DECC says its map, identifiying 40 urban rivers and estuaries that could provide 1 MW should help local authorities and developers to identify prime locations for low-carbon heat.
The Department of Energy and Climate Change has issued the first-ever national map of rivers and estuaries that it believes can offer the requisite flow for water-source heat pumps.
DECC said itsmap ‘offers high-level information to help developers with their initial project scoping’, identifying sources capable of providing at least 1 MW of energy, enough to provide heating and hot water to around 400 - 500 homes. By way of comparison, the 2014 Cooling Award-shortlisted Kingston Heights water-source project provides 2.3 MW of heat.
Whilst a more detailed version of the map is expected to be published in the winter, in conjunction with a new National Heat Map, it is clear that this first map is designed to inspire potential developers, to kickstart development.
DECC said: “Rivers and estuaries in cities and towns across England could provide clean, reliable heating to thousands of homes and businesses. The map shows that there is around 40 urban rivers and estuaries that could provide large-scale renewable heating supplies to local communities through water source heat pumps, instead of traditional gas-fired or electric domestic heating.”
“The map is designed to help local authorities, private developers and community groups to identify prime locations to install large water source heat pumps, by aligning suitable bodies of water with areas where there is a high demand for heat. “
As Energy and Climate Change Secretary, Ed Davey added his endorsement, somewhat enthusiastically: “It sounds like magic but using proven technology we can now extract some of the heat in our rivers and estuaries and use that energy to heat our homes and offices. I want to help communities across England use our waterways for this renewable heat and this new map is designed to help communities, councils and developers identify the most promising opportunities. If we can succeed on the large scale, it would cut Britain’s import bill and boost our home-grown supplies of clean, secure energy.”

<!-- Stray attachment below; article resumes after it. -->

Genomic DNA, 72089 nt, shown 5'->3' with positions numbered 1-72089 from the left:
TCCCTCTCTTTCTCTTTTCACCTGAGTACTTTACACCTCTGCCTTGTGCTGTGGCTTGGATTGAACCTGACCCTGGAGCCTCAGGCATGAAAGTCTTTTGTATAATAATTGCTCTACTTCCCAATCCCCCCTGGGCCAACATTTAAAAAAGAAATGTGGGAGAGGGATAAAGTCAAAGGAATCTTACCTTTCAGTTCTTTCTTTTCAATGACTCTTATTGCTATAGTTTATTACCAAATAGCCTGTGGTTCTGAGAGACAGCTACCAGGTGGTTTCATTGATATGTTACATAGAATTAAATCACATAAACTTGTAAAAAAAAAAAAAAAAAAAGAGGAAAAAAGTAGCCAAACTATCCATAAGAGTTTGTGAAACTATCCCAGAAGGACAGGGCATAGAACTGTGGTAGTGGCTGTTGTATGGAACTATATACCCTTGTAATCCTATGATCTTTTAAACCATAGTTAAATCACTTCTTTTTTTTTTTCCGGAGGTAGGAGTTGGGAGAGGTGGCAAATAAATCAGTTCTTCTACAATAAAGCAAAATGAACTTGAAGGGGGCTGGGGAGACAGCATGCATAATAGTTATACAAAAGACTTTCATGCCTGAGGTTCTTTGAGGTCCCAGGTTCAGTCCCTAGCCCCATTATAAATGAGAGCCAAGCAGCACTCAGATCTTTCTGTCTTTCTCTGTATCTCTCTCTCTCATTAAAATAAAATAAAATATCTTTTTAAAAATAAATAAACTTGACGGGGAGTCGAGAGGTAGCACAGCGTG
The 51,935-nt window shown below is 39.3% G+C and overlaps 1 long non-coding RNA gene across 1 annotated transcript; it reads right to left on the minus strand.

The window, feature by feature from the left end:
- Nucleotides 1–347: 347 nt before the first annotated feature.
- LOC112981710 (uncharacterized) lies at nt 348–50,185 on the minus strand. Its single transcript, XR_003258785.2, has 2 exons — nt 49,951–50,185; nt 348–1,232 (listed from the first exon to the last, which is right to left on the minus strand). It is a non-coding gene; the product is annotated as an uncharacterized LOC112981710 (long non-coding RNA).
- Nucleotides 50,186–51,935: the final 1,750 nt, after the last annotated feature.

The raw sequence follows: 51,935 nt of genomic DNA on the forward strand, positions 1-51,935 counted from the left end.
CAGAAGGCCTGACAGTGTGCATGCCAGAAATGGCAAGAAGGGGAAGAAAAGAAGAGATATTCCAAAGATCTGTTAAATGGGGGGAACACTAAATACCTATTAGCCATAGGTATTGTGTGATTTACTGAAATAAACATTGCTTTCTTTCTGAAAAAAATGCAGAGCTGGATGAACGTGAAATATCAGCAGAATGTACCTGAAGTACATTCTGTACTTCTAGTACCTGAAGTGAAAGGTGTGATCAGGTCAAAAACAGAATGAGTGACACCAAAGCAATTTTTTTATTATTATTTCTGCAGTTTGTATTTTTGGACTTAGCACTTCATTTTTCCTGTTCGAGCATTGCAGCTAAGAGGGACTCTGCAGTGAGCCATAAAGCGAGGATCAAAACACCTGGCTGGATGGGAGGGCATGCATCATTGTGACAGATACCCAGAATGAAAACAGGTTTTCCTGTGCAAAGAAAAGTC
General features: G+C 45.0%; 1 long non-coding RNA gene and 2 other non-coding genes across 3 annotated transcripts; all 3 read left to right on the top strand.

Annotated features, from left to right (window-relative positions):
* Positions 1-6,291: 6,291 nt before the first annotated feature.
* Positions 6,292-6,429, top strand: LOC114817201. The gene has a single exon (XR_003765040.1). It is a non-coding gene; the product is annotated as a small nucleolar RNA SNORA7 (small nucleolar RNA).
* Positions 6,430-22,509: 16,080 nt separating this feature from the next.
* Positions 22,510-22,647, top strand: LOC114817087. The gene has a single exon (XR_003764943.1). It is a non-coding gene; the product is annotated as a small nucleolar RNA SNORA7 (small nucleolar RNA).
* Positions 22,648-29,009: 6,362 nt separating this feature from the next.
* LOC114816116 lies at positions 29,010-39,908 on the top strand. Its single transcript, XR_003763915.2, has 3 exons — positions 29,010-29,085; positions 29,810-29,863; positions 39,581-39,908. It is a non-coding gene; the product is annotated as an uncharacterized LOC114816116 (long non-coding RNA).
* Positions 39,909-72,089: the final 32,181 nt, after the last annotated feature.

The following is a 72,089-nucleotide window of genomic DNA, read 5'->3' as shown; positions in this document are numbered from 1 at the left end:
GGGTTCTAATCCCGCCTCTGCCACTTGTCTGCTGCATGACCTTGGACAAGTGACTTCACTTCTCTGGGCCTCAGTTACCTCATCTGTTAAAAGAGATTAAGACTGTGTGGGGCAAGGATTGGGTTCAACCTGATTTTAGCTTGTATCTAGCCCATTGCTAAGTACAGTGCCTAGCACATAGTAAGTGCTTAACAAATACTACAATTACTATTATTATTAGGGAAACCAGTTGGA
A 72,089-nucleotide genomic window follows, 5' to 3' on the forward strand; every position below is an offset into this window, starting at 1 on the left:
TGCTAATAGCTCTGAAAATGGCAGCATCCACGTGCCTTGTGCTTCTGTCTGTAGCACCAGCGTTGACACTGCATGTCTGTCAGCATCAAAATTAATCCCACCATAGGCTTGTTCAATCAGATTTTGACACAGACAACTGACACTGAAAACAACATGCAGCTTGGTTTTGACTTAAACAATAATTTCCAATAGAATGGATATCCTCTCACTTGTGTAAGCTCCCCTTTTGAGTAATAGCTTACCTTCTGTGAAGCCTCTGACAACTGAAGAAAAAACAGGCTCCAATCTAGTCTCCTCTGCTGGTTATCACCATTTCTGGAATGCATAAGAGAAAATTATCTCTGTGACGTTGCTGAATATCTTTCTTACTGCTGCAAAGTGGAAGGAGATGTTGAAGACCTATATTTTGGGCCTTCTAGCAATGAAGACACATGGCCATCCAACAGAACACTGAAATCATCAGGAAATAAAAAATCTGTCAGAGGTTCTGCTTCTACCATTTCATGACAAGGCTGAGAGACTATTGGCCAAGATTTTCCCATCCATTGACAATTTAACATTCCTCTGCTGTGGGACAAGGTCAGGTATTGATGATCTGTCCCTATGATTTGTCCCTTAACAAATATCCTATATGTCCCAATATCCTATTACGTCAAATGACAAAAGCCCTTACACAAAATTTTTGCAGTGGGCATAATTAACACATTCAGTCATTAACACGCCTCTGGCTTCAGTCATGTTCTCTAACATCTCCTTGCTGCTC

A key part of this thinking is to use the heat pumps as part of heat networks, supplying from a centralised local source. Local heat networks currently only provide 2 per cent of the overall heating demand in the UK and the UK government is keen to provide support to see significant growth in this industry.
The news has been greeted with cautious optimism by those who developed the large high temperature heat pump technology. Dave Pearson, Director of Star Renewable Energy said: “I think it is significant even if it is joining some pretty obvious dots (as it is obvious that most heat demand will exist in cities and it is obvious that most cities are on rivers). The real challenge is in helping end users realise it can be done.”
“But it is most welcome that DECC have done the hard sums to prove the source capacity and with businesses therefore encouraged into the world of heatmaps, it will be easy to then pick off the big individual users of heat that could be established onto heat networks.
“The river heatmap coupled with several other strong initiatives such as the world class Renewable Heat Incentive will drive awareness and practicability to the point where we surely must see the adoption of the only heating solution that is over 150 per cent efficient - or perhaps several hundred per cent. Whether the driver is lower cost, lower global carbon, cleaner local air or just the simple macro-economics of reduced fuel imports, the signpost is the same: big rivers harnessed with big heat pumps to deliver big savings is the biggest energy advance in decades and the employment opportunities are also welcome. The technology proven with our project at Drammen, Norway shows that a river sourced heatpump can reach 90 deg C - warm enough to retrofit most buildings.”
Scottish Renewables and Glasgow University are organising a free seminar to help the market understand just how rivers can be harnessed, on September 10 in Glasgow. More details at: www.tinyurl.com/heat-seminar.